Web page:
Kubernetes (K8s) is a fascinating piece of technology. It can run a variety of different workloads. However, Kubernetes is not the only option.
A closer look at Cloud Foundry (CF) will reveal that for several use cases, a Cloud Foundry environment may be preferred over Kubernetes. This article highlights Cloud Foundry for VMs (BOSH), in contrast to CF-4-K8s which is worth a dedicated comparison.
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While the idea of Kubernetes was to be a platform to build platforms, the concept of Cloud Foundry is to provide a turnkey application developer platform solution.
With Cloud Foundry, it is possible to set up a platform environment on any major infrastructure, whether public or on-premises. Especially when its life cycle is managed using BOSH, Cloud Foundry shows its strengths: running thousands of applications for hundreds of tenants in a single, large environment.
In such a Cloud Foundry environment, the update of operating systems, as it has been necessary after the Shellshock exploit, is as simple as changing a few lines of YAML code. The update will then be executed as a wave of reconstructing virtual machines across the environment when using BOSH-based data service automation. Often these environments comprise thousands of virtual machines hosting apps from different tenants. Cloud Foundry tenants, also called “organizations,” are regularly used to represent organizational units such as internal business units. Because of Cloud Foundry’s ability to isolate tenants, large environments are possible while maintaining a centralized platform, unfolding a significant economy-of-scale effect.
A Cloud Foundry platform environment initially comes with a relatively large infrastructure footprint. Generally speaking, the overhead of a Cloud Foundry environment depends on the level of redundancy and thus the desired availability of the resulting platform.
Once a Cloud Foundry environment has been set up, it provides several key services required by any application development platform, including user management and authentication services comprising the ability to create organizations and “spaces,” a container orchestrator to schedule workloads across the cluster, the ability to deploy code using buildpacks or container images as well as a central service marketplace.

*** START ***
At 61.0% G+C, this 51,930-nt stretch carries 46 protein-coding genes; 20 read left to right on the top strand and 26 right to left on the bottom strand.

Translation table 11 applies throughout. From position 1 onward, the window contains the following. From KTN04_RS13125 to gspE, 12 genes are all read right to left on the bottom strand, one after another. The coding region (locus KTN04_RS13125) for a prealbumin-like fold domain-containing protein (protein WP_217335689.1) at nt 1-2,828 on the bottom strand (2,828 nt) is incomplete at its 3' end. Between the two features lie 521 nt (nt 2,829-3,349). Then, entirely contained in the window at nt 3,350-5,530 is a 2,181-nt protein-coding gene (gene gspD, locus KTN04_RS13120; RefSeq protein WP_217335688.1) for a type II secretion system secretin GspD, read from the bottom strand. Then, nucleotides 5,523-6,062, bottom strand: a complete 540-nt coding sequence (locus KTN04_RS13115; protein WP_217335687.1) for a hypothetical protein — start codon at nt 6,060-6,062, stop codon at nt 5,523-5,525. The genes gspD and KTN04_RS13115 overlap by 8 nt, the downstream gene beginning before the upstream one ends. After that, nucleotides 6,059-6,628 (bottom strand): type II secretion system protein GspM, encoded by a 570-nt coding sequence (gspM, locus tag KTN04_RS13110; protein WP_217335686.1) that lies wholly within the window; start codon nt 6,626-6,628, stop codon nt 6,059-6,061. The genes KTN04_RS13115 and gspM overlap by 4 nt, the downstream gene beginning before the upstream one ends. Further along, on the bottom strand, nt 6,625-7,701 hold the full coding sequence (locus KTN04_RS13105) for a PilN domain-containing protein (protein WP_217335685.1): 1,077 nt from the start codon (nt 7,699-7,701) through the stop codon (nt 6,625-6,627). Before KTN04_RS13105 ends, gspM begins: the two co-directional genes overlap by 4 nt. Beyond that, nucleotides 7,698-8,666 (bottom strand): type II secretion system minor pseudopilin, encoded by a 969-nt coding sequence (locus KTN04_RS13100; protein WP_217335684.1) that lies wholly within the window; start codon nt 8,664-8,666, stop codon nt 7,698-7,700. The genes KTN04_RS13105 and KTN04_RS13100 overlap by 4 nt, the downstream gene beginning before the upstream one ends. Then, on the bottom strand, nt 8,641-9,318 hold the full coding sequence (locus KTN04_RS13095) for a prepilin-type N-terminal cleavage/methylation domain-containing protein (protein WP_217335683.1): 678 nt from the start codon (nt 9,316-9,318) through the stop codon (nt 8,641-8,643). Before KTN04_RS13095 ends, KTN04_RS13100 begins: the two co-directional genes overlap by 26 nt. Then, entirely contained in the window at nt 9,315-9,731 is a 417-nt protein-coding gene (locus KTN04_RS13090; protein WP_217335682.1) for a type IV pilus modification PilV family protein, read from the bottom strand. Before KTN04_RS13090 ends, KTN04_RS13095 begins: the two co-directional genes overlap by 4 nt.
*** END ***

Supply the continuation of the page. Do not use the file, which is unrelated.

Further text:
The central marketplace in Cloud Foundry allows the integration of Open Service Broker API-compatible service brokers. The marketplace provides a list of available services and will enable users to manage data service instances in an on-demand self-service fashion.
Assuming there is a list of service brokers available, application developers can instantly deploy applications from local code, create database instances such as a PostgreSQL streaming cluster and bind apps to the database(s). The developer’s user experience is based on well-defined APIs, and workloads can be described using the CLI or by applying YAML specifications.
Simply speaking, Cloud Foundry provides enterprise-grade hosting, enabling a high degree of automation and the ability to enforce organizational policies.
The usage of buildpacks is an excellent example of how an organization can decide whether to allow local decisions in engineering teams or instead enforce the use of quality-assured provisioning automation by either allowing arbitrary buildpacks or restricting the choice to a list of well tested, security checked buildpacks.
The CF marketplace is another example of central governance. The selection of service brokers for data service automation and offering other services provides fine-grained control over how data is treated. Engineers do not need to select, install and life-cycle manage operators. All they have to do is select a data service, choose a service plan and create a service instance. It is the job of the service broker to allow comprehensive life-cycle management, including configuration changes, version upgrades, scalability, handling of logs and metrics, to name a few tasks.
Vanilla Kubernetes provides namespaces, a concept used to separate workloads within a Kubernetes cluster. However, namespaces do not isolate as well as Cloud Foundry organizations, nor does Kubernetes provide a user-management and authentication service out of the box.
If used as an application developer platform, Kubernetes environments tend to have a different structure than Cloud Foundry environments. In particular, the number of Kubernetes clusters is much higher than the number of Cloud Foundry instances. While a Cloud Foundry environment (the staging or production environment, usually contains a single Cloud Foundry installation), a Kubernetes environment often consists of multiple Kubernetes clusters. While a single Kubernetes cluster might be easier to operate than a single Cloud Foundry, managing 100 Kubernetes clusters is several orders of magnitude harder than managing a single Cloud Foundry. This scenario might appear extreme, but it shows the underlying problem.
Managing a large number of Kubernetes clusters creates complexity that is not necessary with Cloud Foundry. Admittedly, there is room for a dialectical discussion. Workloads must be compatible with Cloud Foundry, which is more demanding toward 12-factor compliance than Kubernetes. Kubernetes can be customized much more than Cloud Foundry and therefore accept workloads that Cloud Foundry couldn’t. Though this argument also makes a point for Cloud Foundry, which is a crucial statement to be pointed out: If an organization runs large swaths of Cloud Foundry-compatible workloads, Cloud Foundry might represent a better operational economy.
If workloads are more heterogeneous, Kubernetes wins, and increased operational complexity is to be tolerated.
Article previously published at The New Stack digital magazine.